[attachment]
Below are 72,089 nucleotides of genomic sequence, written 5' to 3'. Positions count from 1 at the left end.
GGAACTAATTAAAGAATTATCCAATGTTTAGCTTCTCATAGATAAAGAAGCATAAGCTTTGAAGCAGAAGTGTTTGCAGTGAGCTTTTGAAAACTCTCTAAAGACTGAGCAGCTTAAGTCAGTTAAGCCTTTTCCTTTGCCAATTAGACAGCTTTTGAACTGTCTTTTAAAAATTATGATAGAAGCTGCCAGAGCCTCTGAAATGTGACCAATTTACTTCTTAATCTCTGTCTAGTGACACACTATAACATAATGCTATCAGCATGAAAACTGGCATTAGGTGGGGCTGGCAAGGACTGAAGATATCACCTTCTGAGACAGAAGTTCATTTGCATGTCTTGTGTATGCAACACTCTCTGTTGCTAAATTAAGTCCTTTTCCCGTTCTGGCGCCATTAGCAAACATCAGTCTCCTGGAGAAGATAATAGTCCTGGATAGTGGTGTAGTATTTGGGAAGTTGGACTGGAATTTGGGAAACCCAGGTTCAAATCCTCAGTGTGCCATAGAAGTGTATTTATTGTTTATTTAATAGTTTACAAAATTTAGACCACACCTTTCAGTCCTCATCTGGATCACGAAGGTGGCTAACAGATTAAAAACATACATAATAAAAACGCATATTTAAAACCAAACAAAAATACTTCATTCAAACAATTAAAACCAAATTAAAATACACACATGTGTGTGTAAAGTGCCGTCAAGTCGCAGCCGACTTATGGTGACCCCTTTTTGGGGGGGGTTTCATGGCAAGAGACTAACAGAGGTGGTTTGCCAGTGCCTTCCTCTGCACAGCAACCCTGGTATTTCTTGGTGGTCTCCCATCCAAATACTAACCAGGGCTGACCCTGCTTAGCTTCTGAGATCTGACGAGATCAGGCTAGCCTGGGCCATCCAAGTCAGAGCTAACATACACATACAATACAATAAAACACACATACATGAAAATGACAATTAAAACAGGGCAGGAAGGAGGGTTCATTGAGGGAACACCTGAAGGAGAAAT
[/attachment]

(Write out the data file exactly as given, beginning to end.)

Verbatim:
Below are 72,089 nucleotides of genomic sequence, written 5' to 3'. Positions count from 1 at the left end.
GGAACTAATTAAAGAATTATCCAATGTTTAGCTTCTCATAGATAAAGAAGCATAAGCTTTGAAGCAGAAGTGTTTGCAGTGAGCTTTTGAAAACTCTCTAAAGACTGAGCAGCTTAAGTCAGTTAAGCCTTTTCCTTTGCCAATTAGACAGCTTTTGAACTGTCTTTTAAAAATTATGATAGAAGCTGCCAGAGCCTCTGAAATGTGACCAATTTACTTCTTAATCTCTGTCTAGTGACACACTATAACATAATGCTATCAGCATGAAAACTGGCATTAGGTGGGGCTGGCAAGGACTGAAGATATCACCTTCTGAGACAGAAGTTCATTTGCATGTCTTGTGTATGCAACACTCTCTGTTGCTAAATTAAGTCCTTTTCCCGTTCTGGCGCCATTAGCAAACATCAGTCTCCTGGAGAAGATAATAGTCCTGGATAGTGGTGTAGTATTTGGGAAGTTGGACTGGAATTTGGGAAACCCAGGTTCAAATCCTCAGTGTGCCATAGAAGTGTATTTATTGTTTATTTAATAGTTTACAAAATTTAGACCACACCTTTCAGTCCTCATCTGGATCACGAAGGTGGCTAACAGATTAAAAACATACATAATAAAAACGCATATTTAAAACCAAACAAAAATACTTCATTCAAACAATTAAAACCAAATTAAAATACACACATGTGTGTGTAAAGTGCCGTCAAGTCGCAGCCGACTTATGGTGACCCCTTTTTGGGGGGGGTTTCATGGCAAGAGACTAACAGAGGTGGTTTGCCAGTGCCTTCCTCTGCACAGCAACCCTGGTATTTCTTGGTGGTCTCCCATCCAAATACTAACCAGGGCTGACCCTGCTTAGCTTCTGAGATCTGACGAGATCAGGCTAGCCTGGGCCATCCAAGTCAGAGCTAACATACACATACAATACAATAAAACACACATACATGAAAATGACAATTAAAACAGGGCAGGAAGGAGGGTTCATTGAGGGAACACCTGAAGGAGAAAT